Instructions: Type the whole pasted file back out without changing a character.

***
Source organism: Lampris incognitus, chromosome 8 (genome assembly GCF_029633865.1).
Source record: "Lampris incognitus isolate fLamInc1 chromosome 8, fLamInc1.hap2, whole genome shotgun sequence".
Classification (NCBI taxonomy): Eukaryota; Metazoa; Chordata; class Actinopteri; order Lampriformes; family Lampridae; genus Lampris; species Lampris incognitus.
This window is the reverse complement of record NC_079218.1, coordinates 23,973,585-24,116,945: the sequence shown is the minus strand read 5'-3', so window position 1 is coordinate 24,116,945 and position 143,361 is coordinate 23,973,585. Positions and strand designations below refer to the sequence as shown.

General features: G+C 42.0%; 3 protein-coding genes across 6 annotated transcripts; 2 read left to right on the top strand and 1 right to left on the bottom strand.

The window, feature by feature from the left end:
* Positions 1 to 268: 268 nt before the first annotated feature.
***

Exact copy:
Source organism: Lampris incognitus, chromosome 8 (genome assembly GCF_029633865.1).
Source record: "Lampris incognitus isolate fLamInc1 chromosome 8, fLamInc1.hap2, whole genome shotgun sequence".
Classification (NCBI taxonomy): Eukaryota; Metazoa; Chordata; class Actinopteri; order Lampriformes; family Lampridae; genus Lampris; species Lampris incognitus.
This window is the reverse complement of record NC_079218.1, coordinates 23,973,585-24,116,945: the sequence shown is the minus strand read 5'-3', so window position 1 is coordinate 24,116,945 and position 143,361 is coordinate 23,973,585. Positions and strand designations below refer to the sequence as shown.

General features: G+C 42.0%; 3 protein-coding genes across 6 annotated transcripts; 2 read left to right on the top strand and 1 right to left on the bottom strand.

The window, feature by feature from the left end:
* Positions 1 to 268: 268 nt before the first annotated feature.